March 15, 2010
When a NASA team
lowered a video camera
to get the first long
look at the underbelly of an ice sheet,
they found a
curious shrimp-like creature.
WASHINGTON - In a surprising discovery
about where higher life can thrive, scientists for the first time
found a shrimp-like creature and a jellyfish frolicking beneath a
massive Antarctic ice sheet.
Six hundred feet below the ice where no light shines, scientists had
figured nothing much more than a few microbes could exist.
That is why a team from the National Aeronautics and Space
Administration was surprised when they lowered a video camera to get
the first long look at the underbelly of an ice sheet in Antarctica.
A curious shrimp-like creature came swimming by and then parked
itself on the camera's cable.
Scientists also pulled up a tentacle
they believe came from a foot-long jellyfish.
"We were operating on the
presumption that nothing's there," said NASA ice scientist
Robert Bindschadler, who will be presenting the initial findings
and a video at an American Geophysical Union meeting Wednesday.
"It was a shrimp you'd enjoy having on your plate."
"We were just gaga over it," he said of the 3-inch-long, orange
critter starring in their two-minute video.
Technically, it's not a shrimp. It's a
Lyssianasid-amphipod, which is distantly related to shrimp.
Census of Marine Life plumbs the depths of the ocean,
and has recently turned up a variety of outlandish deep-sea life.
Stunning images of the astonishingly rich and unusual variety of
life in Antarctica's waters, from the British Antarctic Survey.
The video is likely to inspire experts to rethink what they know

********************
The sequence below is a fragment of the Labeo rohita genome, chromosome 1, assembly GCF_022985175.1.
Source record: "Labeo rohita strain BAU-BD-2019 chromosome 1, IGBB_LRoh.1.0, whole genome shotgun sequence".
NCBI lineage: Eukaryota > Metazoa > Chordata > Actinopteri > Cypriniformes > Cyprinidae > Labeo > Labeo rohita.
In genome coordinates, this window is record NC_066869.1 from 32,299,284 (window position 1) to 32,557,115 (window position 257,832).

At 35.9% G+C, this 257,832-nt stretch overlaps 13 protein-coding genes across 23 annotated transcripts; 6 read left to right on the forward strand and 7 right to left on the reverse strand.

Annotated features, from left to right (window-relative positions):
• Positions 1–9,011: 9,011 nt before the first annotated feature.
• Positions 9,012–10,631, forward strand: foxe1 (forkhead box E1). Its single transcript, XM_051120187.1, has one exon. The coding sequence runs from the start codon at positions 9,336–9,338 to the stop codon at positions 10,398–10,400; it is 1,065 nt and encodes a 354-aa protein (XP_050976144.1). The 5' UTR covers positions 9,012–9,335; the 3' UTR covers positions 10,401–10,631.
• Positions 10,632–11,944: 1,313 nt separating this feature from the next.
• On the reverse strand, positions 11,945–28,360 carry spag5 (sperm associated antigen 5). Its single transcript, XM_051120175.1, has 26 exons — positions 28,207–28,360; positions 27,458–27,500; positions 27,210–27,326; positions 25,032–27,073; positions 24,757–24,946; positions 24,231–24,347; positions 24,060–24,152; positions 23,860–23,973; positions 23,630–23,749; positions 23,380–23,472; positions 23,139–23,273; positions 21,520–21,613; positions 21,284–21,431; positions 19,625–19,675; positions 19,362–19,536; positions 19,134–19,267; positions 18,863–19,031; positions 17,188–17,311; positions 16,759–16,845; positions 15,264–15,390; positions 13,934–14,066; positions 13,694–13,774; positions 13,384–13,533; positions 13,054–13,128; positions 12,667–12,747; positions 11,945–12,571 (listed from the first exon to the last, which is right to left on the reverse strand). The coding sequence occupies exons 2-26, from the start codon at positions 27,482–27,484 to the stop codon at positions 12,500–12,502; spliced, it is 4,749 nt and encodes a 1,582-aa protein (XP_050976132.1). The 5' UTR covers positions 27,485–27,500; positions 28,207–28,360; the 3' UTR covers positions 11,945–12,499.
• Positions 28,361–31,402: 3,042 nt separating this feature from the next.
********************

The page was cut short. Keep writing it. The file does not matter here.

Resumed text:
about life in harsh environments.
And it has scientists musing that
if shrimp-like creatures can frolic below 600 feet (183 meters) of
Antarctic ice in subfreezing dark water,
"They are looking at the equivalent
of a drop of water in a swimming pool that you would expect
nothing to be living in and they found not one animal but two,"
said biologist Stacy Kim of the Moss Landing Marine Laboratories
in California, who joined the NASA team later. "We have no idea
what's going on down there."
Microbiologist Cynan Ellis-Evans of the
British Antarctic Survey called the finding intriguing.
"This is a first for the sub-glacial
environment with that level of sophistication," Ellis-Evans
He said there have been findings
somewhat similar, showing complex life in retreating ice shelves,
but nothing quite directly under the ice like this.
Ellis-Evans said it is possible the creatures swam in from far away
and do not live there permanently.
But Kim, who is a co-author of the study, doubts it. The site in
West Antarctica is at least 12 miles from open seas. Bindschadler
drilled an 8-inch-wide hole and was looking at a tiny amount of
water. That means it's unlikely that that two critters swam from
great distances and were captured randomly in that small of an area,
Yet scientists were puzzled at what the food source would be for
these critters. While some microbes can make their own food out of
chemicals in the ocean, complex life like the amphipod can't, Kim
So how do they survive? That's the key question, Kim said.
"It's pretty amazing when you find a
huge puzzle like that on a planet where we thought we know
everything," Kim said.
Stunning images of
the astonishingly rich and unusual variety of life
waters, from the British Antarctic Survey.